Book Image

DNS in Action

By : CP Books a.s.
Book Image

DNS in Action

By: CP Books a.s.

Overview of this book

The Domain Name System is one of the foundations of the internet. It is the system that allows the translation of human-readable domain names into machines-readable IP addresses and the reverse translation of IP addresses into domain names. This book describes the basic DNS protocol and its extensions; DNS delegation and registration, including for reverse domains; using DNS servers in networks that are not connected to the internet; and using DNS servers on firewall machines. Many detailed examples are used throughout the book to show perform various configuration and administration tasks.
Table of Contents (16 chapters)
DNS in Action
About the Authors
Country Codes and RIRs

1.7 Queries (Translations)

Most common queries are translation of a hostname to an IP address. It is also possible to request additional information from DNS. Queries are mediated by a resolver. The resolver is a DNS client that asks the name server. Because the database is distributed worldwide, the nearest name server does not need to know the final response and can ask other name servers for help. The name server, as an answer to the resolver, then returns the acquired translation or returns a negative answer. All communication consists of queries and answers.

The name server searches in its cache memory for the data for the zone it administers during its start. The primary name server reads data from the local disk; the secondary name server acquires data from the primary name server by a query zone transfer of the administered zones and also saves them into the cache memory. The data stored within the primary and secondary name servers is called authoritative data. Furthermore, the name server reads from its memory cache/hint the zone data, which is not part of the data from its administered zone (local disk), but nonetheless enables this data to connect with the root name servers. This data is called nonauthoritative data. In the terminology of BIND program version 8 and 9, we sometimes do not speak of them as primary and secondary servers, but as master servers and slave servers.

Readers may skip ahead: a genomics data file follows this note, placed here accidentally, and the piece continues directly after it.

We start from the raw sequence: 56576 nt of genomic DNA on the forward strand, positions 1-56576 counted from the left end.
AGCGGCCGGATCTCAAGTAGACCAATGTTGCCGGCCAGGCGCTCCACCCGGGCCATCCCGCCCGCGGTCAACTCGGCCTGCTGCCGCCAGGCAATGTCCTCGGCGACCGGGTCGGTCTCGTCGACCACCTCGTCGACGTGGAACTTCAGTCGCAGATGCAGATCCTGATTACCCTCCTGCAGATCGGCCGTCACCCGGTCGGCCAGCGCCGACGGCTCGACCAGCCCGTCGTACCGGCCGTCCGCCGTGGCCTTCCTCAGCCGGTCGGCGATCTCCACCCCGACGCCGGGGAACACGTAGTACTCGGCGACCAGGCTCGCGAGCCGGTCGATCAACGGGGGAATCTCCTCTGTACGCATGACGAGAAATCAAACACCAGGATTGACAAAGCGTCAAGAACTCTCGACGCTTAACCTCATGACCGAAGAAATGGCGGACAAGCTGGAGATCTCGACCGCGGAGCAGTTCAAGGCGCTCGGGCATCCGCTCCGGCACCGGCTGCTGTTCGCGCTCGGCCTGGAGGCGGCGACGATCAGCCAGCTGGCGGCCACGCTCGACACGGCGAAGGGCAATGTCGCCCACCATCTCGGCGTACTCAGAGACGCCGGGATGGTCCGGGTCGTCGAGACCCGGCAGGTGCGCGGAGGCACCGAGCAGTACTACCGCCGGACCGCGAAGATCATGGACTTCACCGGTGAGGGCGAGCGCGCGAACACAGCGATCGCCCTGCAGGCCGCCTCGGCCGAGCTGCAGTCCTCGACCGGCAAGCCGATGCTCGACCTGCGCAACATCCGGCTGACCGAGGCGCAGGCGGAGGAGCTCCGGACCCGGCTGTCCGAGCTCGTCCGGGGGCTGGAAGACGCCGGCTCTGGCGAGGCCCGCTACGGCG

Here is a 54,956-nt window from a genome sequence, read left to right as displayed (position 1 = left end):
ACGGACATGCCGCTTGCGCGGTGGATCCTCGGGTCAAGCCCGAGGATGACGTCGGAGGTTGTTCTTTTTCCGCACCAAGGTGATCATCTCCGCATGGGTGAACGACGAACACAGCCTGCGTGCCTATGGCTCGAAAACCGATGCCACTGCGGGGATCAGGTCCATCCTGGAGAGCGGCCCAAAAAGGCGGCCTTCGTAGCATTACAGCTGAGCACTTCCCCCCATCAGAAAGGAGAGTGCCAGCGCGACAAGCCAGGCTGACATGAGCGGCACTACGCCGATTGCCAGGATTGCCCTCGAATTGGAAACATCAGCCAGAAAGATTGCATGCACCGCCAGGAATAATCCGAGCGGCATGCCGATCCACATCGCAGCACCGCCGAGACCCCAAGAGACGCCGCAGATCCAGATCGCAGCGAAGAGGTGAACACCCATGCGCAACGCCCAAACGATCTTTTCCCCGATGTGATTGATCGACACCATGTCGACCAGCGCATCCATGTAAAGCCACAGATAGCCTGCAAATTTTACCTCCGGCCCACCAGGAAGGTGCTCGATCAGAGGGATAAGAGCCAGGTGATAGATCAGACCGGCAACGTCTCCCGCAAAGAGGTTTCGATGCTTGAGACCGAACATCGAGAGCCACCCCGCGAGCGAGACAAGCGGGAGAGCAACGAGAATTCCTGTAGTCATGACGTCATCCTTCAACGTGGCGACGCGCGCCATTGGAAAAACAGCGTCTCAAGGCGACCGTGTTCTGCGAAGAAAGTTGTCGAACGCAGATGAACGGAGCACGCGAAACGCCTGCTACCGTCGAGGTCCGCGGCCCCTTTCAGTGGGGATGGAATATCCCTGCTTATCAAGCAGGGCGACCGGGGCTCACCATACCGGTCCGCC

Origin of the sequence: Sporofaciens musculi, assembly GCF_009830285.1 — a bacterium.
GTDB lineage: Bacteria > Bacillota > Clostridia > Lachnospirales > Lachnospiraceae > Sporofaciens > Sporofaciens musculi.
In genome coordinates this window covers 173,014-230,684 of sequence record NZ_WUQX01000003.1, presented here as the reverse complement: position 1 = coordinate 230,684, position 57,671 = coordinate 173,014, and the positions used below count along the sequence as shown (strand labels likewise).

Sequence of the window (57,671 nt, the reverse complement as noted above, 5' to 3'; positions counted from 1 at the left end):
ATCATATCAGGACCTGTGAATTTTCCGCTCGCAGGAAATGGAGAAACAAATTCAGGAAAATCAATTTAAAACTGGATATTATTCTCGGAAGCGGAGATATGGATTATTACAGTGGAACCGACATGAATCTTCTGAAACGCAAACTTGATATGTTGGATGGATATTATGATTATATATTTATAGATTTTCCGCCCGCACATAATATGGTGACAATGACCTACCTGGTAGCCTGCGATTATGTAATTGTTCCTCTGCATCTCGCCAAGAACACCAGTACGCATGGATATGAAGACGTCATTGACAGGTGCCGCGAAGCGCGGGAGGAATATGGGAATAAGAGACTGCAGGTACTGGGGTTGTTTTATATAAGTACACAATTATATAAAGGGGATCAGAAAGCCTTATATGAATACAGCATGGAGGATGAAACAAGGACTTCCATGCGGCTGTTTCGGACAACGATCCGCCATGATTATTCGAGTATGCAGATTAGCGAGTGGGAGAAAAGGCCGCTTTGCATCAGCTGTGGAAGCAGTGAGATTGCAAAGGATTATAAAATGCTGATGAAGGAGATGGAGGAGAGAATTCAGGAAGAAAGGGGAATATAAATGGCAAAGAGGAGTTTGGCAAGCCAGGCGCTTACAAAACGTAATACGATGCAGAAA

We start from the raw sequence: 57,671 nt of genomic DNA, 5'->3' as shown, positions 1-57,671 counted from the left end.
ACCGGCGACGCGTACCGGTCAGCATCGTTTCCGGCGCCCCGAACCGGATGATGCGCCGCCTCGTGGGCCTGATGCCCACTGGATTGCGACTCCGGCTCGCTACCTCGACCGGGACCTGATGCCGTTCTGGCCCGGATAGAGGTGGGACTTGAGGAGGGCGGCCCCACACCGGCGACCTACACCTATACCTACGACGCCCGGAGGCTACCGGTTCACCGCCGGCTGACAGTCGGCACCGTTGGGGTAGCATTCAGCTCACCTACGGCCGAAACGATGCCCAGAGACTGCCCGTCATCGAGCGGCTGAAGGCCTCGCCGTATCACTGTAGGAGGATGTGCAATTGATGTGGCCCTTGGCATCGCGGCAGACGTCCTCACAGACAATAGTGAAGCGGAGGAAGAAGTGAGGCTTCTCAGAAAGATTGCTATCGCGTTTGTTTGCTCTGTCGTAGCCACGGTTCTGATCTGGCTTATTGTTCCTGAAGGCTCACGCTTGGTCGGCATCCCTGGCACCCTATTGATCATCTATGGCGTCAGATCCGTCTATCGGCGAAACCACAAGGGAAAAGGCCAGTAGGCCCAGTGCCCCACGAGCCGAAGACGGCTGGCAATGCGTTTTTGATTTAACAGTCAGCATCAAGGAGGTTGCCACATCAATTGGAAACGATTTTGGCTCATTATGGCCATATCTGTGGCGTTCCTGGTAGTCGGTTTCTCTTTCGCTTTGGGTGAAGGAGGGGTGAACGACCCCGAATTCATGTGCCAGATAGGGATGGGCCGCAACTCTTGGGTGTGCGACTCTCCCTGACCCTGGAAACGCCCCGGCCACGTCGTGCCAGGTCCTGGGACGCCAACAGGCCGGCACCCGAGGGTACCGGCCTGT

Figure 1.4: Primary name server loads data from a disk, while the secondary server acquires data by zone transfer query

Name servers save into their cache memory positive (and sometimes even negative) answers to queries that other name servers have to ask for. From the point of view of our name server, this data acquired from other name servers is also non-authoritative, thereby saving time when processing repeated queries.

Figure 1.5: Stub resolvers and caching resolvers

Requirements for translations occur in a user program. The user program asks a component within the operating system, which is called a resolver, for a translation. The resolver transfers the query for translation to a name server. In smaller systems, there is usually only a stub resolver. In such cases, the resolver transfers all requirements by DNS protocol to a name server running on another computer (see Figure 1.5). A resolver without cache memory is called a stub resolver. It is possible to establish cache memory for a resolver even in Windows 2000, Windows XP, etc. This service in Windows is called DNS Client. (I think this is a little bit misleading as a stub resolver is not a proper DNS client!)

Some computers run only a resolver (either stub or caching); others run both a resolver and a name server. Nowadays, a wide range of combinations are possible (see Figure 1.6) but the principle remains the same:

  1. 1. The user inserts a command, then the hostname needs to be translated into an IP address (in Figure 1.6, number 1).

  2. 2. If the resolver has its own cache, it will attempt to find the result within it directly (2).

  3. 3. If the answer is not found in the resolver cache (or it is a stub), the resolver transfers the request to a name server (3).

  4. 4. The name server will look for the answer in its cache memory.

  5. 5. If the name server does not find the answer in its cache memory, it looks for help from other name servers.